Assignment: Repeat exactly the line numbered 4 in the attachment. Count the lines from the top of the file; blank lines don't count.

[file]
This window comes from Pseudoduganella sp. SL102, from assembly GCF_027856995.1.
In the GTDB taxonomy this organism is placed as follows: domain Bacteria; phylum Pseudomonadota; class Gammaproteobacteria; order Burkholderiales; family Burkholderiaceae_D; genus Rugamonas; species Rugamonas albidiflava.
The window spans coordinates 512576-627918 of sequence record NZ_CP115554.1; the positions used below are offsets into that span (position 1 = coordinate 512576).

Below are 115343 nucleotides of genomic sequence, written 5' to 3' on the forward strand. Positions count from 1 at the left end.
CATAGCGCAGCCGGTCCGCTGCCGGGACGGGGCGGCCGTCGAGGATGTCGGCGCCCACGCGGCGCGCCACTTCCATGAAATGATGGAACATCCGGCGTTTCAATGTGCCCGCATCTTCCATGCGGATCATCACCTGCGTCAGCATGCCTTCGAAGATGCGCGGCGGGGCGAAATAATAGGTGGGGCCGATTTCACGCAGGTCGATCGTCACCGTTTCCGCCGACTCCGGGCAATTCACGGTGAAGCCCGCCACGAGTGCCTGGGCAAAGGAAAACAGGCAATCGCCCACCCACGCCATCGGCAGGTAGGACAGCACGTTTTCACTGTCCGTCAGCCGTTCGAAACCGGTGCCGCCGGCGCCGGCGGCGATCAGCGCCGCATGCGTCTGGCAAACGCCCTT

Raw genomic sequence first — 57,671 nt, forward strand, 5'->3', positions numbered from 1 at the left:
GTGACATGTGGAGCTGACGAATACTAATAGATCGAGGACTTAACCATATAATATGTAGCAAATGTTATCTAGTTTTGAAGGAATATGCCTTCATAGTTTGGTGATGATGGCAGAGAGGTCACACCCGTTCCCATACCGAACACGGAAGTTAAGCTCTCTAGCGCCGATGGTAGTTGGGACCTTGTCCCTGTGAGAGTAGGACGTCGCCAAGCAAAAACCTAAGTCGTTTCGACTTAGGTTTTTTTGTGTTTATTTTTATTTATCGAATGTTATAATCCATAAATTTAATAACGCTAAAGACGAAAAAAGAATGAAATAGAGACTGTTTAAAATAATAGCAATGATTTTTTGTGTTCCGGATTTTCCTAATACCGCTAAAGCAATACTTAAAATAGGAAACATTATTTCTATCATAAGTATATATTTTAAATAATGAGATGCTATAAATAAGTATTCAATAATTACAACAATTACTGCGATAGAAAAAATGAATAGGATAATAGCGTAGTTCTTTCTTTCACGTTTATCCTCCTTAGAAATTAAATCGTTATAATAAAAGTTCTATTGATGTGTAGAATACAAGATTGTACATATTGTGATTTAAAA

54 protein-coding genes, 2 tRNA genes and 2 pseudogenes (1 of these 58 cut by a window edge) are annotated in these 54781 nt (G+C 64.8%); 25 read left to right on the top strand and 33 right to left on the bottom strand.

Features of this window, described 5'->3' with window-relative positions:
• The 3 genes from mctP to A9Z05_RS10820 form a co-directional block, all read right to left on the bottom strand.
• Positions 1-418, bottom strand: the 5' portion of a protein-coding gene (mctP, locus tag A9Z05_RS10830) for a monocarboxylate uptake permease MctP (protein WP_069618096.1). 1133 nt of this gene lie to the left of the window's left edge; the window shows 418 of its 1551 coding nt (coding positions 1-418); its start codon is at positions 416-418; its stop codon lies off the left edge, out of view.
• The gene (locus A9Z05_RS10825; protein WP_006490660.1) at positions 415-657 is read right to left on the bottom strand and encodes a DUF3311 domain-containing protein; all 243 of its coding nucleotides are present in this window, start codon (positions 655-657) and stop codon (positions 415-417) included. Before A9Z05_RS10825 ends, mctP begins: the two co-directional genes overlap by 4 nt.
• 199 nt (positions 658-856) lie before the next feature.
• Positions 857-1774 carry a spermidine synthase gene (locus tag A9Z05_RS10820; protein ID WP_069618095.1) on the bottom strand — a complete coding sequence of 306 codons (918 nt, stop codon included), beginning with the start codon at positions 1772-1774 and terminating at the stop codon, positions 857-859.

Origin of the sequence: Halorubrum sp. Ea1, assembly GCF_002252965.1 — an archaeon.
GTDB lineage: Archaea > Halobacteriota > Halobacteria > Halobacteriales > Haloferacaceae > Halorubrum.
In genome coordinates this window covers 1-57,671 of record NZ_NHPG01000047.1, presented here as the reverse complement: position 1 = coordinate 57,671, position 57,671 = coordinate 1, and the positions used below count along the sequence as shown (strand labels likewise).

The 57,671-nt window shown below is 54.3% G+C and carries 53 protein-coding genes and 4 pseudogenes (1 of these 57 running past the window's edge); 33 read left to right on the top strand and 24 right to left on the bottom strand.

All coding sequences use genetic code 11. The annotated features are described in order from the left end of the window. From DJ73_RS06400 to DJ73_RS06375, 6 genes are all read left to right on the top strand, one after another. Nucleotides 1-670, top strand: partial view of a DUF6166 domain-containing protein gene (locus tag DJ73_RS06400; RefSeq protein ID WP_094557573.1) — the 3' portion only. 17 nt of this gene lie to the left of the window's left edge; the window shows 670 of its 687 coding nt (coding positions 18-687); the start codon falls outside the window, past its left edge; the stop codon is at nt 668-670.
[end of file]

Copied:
Below are 115343 nucleotides of genomic sequence, written 5' to 3' on the forward strand. Positions count from 1 at the left end.